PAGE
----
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Gonzales v. Correctional Health Partners, LLC

United States District Court, D. Colorado

May 20, 2019

Timothy Gonzales, Plaintiff,
Correctional Health Partners, LLC a/k/a Physician Health Partners, CoreCivic, Inc. f/k/a Corrections Corporation of America, and Dr. Jennifer Mix, individually, Defendants.



         Prisoner Plaintiff Timothy Gonzales alleges that injuries to his left knee were left untreated negligently and with deliberate indifference to his serious medical needs in violation of the Eighth Amendment. Defendant CoreCivic, pursuant to a contract with the Colorado Department of Corrections (CDOC), operates as the Bent County Corrections Facility (BCCF), where Gonzales is incarcerated. Defendant Correctional Health Partners (CHP) also contracts with CDOC and provides administrative services determining the medical necessity and propriety of treatment requests by medical providers on behalf of inmates at BCCF. Defendant Dr. Mix is a review manager and chief medical officer at CHP.

         This case is in its fifth year and on its fifth amended complaint. The five remaining claims are these: alleged (I) Eighth Amendment violation by Mix; (II) Eighth Amendment Violation by CoreCivic; (III) Eighth Amendment violation by CHP; (IV) Negligence by CHP and Mix; and (V) Negligence by CoreCivic. Defendants seek summary judgment on all claims. (See ECF Nos. 189, 193, 211, 213, 221, 224.)

         I. BACKGROUND

         a. Obtaining Special Medical Treatment for BCCF Inmates

         This case focuses on the process by which inmates obtain specialized medical treatment outside prison walls. Operating as BCCF, CoreCivic provides medical care on the inside and is usually the first point of contact for incarcerated inmates requiring treatment. (CSUMF ¶¶ 1-3.)[1]CHP is a private entity that furnishes third-party medical administrative services related to prisoner care-including establishing policies and procedures for the review and authorization for specialized treatment. (CSUMF ¶¶ 4, 6.)[2] Except in emergencies or other circumstances not relevant here, to schedule an inmate with a provider outside prison walls, CoreCivic staff, or outside care providers (as the case may be), must submit a “prior authorization request” to CHP for approval. (CSUMF ¶¶ 4, 7.)[3]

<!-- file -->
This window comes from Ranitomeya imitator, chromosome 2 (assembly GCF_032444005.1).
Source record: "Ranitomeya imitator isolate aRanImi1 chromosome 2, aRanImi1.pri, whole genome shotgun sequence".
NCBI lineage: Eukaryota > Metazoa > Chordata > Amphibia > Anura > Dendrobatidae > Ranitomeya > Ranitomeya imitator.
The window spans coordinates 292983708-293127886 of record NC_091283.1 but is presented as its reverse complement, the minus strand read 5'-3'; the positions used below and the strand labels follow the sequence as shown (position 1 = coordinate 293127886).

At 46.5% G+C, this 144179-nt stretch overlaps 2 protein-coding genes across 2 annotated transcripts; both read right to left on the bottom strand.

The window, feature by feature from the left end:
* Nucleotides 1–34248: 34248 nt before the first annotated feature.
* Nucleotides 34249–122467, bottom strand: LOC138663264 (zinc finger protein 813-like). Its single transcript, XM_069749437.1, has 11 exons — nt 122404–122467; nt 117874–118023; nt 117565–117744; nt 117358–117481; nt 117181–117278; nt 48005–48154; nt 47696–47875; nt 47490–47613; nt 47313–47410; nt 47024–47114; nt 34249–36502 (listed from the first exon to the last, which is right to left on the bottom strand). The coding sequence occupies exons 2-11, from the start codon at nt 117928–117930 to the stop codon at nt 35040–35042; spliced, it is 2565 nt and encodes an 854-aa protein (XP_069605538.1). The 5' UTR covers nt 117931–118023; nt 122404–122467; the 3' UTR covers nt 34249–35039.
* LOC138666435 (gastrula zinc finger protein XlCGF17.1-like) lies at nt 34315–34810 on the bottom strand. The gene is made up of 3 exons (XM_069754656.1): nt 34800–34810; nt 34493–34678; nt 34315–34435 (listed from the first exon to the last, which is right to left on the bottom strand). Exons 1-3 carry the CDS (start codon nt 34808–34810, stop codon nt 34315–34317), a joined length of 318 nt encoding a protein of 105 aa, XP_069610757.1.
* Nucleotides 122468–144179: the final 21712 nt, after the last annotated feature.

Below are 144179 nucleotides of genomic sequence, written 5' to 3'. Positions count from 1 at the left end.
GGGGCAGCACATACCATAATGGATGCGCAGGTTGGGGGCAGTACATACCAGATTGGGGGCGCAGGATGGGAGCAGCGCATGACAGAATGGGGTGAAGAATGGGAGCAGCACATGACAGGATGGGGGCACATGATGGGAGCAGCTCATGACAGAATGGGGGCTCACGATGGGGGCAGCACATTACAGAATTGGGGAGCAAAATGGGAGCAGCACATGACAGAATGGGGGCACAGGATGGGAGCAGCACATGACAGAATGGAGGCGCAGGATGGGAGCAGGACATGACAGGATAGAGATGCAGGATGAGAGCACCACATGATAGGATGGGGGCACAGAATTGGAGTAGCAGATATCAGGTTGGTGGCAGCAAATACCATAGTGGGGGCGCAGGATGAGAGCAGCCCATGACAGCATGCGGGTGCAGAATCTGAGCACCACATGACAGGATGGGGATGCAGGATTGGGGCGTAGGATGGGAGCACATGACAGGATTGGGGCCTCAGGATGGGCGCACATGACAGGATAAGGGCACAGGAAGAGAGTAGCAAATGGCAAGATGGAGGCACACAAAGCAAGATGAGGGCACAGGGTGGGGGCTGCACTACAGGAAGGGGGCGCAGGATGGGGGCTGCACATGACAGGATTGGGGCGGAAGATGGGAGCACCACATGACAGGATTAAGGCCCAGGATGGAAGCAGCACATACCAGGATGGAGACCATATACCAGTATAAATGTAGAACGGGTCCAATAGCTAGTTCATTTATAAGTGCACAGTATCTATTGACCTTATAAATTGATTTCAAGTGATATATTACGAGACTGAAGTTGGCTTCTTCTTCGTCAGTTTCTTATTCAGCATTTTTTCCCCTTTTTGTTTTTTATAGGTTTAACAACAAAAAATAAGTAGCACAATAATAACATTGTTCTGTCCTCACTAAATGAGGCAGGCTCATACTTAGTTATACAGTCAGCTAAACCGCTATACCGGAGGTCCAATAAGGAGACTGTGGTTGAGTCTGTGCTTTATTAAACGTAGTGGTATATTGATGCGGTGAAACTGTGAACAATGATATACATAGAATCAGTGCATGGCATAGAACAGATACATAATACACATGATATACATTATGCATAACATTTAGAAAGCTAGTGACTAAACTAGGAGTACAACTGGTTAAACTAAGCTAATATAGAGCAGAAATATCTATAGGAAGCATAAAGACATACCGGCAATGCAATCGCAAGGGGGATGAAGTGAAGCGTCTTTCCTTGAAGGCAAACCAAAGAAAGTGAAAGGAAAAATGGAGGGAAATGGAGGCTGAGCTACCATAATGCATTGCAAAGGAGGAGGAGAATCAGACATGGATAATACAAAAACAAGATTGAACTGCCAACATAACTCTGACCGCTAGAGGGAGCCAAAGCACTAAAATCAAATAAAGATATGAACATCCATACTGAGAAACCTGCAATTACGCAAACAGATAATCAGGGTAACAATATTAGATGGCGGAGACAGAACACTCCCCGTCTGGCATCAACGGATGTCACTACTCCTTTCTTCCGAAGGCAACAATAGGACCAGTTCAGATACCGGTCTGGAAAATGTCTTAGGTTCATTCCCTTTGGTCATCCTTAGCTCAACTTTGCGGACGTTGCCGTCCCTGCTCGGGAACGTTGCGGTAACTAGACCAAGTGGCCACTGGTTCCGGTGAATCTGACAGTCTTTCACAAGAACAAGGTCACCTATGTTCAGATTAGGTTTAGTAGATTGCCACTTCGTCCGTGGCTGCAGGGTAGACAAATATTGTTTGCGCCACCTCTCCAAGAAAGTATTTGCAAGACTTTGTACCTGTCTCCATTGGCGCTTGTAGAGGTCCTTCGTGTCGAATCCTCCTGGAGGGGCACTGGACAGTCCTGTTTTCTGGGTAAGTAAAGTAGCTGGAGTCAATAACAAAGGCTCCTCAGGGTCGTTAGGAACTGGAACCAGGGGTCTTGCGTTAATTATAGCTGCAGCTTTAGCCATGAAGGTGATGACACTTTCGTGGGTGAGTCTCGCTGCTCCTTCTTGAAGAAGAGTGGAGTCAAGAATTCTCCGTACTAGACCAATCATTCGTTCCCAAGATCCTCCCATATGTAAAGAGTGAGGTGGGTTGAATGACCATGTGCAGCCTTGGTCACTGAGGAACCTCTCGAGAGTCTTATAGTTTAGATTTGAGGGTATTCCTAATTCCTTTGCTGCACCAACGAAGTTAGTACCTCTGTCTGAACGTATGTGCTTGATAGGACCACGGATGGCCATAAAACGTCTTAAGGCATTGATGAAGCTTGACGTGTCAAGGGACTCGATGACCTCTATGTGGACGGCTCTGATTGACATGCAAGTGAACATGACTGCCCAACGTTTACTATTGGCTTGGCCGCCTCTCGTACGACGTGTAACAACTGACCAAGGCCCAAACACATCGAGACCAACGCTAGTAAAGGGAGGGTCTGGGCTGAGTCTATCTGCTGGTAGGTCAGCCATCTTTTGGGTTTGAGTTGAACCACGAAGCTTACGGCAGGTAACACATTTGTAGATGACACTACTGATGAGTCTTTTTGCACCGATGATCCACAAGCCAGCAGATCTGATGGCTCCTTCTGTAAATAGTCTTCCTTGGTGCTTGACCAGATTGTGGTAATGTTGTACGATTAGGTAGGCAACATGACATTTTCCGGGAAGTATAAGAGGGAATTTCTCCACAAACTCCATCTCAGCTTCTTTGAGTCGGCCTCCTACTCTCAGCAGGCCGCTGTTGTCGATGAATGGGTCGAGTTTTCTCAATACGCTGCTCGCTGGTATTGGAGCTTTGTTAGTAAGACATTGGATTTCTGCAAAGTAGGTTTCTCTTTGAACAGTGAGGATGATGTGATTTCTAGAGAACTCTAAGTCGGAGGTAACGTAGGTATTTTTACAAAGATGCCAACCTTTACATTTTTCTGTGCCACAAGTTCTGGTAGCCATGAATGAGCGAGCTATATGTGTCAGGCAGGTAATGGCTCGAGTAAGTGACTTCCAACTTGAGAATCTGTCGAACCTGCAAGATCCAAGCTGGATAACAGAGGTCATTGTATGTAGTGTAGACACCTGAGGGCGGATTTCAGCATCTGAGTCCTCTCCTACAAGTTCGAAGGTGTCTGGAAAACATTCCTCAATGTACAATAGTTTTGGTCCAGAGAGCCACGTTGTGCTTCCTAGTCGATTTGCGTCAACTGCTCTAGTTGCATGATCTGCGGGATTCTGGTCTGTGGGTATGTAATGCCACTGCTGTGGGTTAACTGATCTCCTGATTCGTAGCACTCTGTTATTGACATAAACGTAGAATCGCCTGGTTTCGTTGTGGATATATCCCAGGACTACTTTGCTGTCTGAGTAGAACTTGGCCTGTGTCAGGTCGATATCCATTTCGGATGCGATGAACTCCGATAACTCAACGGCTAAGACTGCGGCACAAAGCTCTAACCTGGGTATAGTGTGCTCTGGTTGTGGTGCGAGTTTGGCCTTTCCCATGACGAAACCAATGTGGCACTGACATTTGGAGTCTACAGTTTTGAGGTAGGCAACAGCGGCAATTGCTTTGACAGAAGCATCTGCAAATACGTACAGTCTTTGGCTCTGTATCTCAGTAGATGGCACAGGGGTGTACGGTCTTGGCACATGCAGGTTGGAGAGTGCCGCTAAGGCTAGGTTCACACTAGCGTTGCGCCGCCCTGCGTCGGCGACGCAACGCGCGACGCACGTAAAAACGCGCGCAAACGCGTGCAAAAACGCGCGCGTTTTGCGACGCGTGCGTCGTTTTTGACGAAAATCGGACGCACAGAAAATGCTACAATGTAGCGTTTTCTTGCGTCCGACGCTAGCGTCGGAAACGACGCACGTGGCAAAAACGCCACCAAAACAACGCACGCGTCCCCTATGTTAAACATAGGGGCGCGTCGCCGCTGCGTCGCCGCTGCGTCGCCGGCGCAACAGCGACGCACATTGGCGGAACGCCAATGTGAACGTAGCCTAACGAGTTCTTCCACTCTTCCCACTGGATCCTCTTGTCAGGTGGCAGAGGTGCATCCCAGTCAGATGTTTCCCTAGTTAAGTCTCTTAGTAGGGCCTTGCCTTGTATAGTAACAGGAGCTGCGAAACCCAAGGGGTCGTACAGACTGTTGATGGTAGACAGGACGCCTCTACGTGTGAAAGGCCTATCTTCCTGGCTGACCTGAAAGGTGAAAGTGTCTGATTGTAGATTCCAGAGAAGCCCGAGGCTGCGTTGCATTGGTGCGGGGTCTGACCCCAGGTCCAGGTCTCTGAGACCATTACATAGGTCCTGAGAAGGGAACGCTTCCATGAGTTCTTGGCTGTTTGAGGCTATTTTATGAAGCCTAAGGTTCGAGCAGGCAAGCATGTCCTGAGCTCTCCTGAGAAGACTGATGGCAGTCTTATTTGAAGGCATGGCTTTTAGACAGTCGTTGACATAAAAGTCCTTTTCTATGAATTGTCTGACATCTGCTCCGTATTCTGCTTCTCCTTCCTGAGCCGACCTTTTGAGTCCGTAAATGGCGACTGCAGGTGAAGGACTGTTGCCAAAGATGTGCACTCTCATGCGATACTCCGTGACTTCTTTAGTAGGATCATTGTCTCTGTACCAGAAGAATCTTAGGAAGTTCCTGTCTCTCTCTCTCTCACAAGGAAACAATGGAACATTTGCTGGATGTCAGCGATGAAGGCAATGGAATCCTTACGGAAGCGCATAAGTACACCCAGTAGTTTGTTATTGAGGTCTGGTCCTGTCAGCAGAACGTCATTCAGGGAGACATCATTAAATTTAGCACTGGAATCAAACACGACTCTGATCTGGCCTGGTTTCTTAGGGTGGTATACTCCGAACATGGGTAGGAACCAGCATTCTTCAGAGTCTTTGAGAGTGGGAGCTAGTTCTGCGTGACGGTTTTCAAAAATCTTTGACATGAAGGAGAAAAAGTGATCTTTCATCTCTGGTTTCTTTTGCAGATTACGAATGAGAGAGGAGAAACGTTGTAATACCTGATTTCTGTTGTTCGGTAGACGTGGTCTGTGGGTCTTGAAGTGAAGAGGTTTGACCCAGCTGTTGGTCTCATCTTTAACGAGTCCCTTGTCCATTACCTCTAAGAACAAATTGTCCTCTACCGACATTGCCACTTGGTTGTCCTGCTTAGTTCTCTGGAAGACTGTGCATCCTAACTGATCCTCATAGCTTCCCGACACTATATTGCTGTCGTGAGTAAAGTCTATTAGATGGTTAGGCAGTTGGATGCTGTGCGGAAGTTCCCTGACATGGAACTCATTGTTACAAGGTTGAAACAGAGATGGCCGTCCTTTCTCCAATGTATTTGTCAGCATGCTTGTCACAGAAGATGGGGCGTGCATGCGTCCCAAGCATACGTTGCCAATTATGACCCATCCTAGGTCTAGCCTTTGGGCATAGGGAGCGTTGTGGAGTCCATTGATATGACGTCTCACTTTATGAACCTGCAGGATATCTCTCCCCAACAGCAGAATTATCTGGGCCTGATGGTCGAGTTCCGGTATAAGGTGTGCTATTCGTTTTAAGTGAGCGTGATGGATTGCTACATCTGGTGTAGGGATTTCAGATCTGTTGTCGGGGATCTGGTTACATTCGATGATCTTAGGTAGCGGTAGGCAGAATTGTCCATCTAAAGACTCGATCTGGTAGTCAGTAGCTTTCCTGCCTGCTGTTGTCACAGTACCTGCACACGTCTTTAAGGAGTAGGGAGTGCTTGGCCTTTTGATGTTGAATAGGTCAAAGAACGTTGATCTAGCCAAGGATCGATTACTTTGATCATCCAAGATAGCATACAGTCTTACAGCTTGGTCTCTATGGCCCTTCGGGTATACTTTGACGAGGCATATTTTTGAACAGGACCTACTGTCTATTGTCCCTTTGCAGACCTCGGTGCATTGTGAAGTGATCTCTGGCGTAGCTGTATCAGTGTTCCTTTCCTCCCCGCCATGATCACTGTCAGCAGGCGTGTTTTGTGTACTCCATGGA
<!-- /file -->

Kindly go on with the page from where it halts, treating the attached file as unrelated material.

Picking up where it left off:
After receiving such a request, a CHP care management coordinator reviews it for completeness. (MSUMF ¶ 8.) Among other things, a complete request includes information concerning the prisoner's diagnosis or symptom and its duration; the service requested and data supporting it; any more conservative therapies that have been tried or were insufficient; any previous diagnostic results; compliance with standard care guidelines; the functional impact of providing the service; and relevant medical history. (R-CSUMF ¶ 89.)[4] A complete request is reviewed by a nurse manager. (MSUMF ¶ 9.) If a nurse manager does not approve the request, it is reviewed by a medical director, such as Defendant Dr. Mix, [5] who considers the request against nationally recognized, evidence-based guidelines for determining appropriate care. (MSUMF ¶¶ 11, 54-55; R-MSUMF ¶¶ 12-14.)[6] Through this process, CHP does not examine patients directly, [7] but reviews and approves or denies requests based on CDOC-approved clinical criteria, national guidelines, and the submitted information. (CSUMF ¶ 6; MSUMF ¶ 59.) If CHP denies a prior authorization request for any reason-for example, if it decides the inmate has yet to undergo more conservative treatment-it returns the request to the provider, who may appeal the decision. (CSUMF ¶ 8; MSUMF ¶ 12.) Following a second denial, a provider may appeal further to the CDOC chief medical officer, who has final decision-making authority and can override any decision made by CHP. (CSUMF ¶ 9; MSUMF ¶¶ 67-69.)

         b. Gonzales's Injuries and Treatment